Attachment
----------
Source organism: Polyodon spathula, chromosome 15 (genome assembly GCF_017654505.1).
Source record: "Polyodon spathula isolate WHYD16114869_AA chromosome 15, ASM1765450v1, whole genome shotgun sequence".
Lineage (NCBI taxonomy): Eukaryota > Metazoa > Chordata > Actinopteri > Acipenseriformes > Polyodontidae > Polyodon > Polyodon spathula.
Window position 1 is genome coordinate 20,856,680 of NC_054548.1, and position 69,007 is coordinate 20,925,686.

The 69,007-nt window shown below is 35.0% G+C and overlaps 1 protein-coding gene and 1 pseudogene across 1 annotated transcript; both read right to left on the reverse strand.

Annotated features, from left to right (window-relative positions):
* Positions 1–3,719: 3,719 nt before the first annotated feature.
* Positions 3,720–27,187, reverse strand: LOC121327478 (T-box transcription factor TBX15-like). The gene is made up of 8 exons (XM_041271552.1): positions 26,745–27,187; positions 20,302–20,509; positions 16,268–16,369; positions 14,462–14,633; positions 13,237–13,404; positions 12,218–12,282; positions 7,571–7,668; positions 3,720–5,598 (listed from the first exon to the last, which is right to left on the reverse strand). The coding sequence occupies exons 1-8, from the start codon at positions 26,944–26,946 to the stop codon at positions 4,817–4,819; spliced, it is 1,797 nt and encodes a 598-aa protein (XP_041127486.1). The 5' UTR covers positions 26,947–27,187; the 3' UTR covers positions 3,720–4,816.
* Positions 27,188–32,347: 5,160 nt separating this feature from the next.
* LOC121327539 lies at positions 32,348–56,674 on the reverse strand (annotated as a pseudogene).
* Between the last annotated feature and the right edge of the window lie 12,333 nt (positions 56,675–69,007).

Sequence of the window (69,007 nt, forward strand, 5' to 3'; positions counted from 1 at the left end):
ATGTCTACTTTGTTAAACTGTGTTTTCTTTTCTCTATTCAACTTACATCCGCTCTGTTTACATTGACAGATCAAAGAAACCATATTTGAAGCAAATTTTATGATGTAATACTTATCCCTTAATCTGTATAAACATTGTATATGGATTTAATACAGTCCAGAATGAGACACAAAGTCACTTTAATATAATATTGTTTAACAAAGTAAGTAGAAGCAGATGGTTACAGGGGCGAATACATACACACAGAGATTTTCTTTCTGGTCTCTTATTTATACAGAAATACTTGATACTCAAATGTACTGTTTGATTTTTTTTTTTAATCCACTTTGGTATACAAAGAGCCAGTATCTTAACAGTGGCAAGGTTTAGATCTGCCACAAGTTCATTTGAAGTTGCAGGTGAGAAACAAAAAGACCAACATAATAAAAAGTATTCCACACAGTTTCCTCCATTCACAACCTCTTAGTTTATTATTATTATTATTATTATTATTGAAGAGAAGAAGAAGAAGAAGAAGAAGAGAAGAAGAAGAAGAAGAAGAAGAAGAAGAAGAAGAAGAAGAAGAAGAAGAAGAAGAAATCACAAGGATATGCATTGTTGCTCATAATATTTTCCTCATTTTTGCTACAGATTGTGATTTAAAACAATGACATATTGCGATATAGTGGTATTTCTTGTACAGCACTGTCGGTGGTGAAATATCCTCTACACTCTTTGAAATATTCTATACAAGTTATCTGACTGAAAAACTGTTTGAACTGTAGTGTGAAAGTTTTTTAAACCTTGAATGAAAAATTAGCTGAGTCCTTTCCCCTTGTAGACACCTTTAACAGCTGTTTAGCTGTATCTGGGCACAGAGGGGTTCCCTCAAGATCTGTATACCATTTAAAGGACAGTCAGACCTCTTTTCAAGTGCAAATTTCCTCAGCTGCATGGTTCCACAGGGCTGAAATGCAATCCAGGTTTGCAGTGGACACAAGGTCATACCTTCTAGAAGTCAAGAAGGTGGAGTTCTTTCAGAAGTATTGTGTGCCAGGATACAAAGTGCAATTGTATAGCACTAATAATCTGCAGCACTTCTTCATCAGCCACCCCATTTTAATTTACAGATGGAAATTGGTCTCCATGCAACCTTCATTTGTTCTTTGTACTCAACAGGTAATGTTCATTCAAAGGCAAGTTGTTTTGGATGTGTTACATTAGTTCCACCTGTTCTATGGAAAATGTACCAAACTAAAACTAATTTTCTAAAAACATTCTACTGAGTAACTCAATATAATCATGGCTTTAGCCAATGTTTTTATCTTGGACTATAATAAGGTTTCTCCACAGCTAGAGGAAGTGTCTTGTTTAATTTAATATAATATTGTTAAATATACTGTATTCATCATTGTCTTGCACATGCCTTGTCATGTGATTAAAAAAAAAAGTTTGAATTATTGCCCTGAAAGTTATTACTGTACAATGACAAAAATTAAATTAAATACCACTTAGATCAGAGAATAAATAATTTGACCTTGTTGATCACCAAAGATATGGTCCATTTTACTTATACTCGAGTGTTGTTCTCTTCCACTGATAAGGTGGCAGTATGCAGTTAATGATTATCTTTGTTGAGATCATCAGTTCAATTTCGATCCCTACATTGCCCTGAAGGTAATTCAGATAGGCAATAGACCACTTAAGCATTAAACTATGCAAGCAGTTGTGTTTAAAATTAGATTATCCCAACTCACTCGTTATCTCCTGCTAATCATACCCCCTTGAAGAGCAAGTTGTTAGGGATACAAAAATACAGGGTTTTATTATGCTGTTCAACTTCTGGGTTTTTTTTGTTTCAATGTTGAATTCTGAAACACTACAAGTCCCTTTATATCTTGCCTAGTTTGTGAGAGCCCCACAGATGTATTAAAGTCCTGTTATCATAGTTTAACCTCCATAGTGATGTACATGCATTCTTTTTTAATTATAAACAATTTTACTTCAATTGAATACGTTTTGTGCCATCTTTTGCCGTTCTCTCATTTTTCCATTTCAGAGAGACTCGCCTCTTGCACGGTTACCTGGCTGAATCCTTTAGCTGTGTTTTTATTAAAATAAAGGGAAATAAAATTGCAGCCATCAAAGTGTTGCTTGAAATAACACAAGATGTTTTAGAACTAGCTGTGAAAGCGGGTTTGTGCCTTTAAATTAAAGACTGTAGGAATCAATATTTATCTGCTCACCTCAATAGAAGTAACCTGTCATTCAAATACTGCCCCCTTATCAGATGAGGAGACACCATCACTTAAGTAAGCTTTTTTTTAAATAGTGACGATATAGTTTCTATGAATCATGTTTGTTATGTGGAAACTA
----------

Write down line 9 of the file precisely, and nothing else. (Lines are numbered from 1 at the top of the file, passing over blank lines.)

* Positions 27,188–32,347: 5,160 nt separating this feature from the next.